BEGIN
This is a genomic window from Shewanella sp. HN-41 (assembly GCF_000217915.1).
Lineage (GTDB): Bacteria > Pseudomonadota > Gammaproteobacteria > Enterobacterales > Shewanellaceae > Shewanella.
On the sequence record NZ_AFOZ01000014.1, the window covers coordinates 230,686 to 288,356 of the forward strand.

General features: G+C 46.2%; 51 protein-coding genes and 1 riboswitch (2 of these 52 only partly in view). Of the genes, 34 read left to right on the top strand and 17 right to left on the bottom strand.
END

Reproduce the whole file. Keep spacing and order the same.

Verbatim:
This is a genomic window from Shewanella sp. HN-41 (assembly GCF_000217915.1).
Lineage (GTDB): Bacteria > Pseudomonadota > Gammaproteobacteria > Enterobacterales > Shewanellaceae > Shewanella.
On the sequence record NZ_AFOZ01000014.1, the window covers coordinates 230,686 to 288,356 of the forward strand.

General features: G+C 46.2%; 51 protein-coding genes and 1 riboswitch (2 of these 52 only partly in view). Of the genes, 34 read left to right on the top strand and 17 right to left on the bottom strand.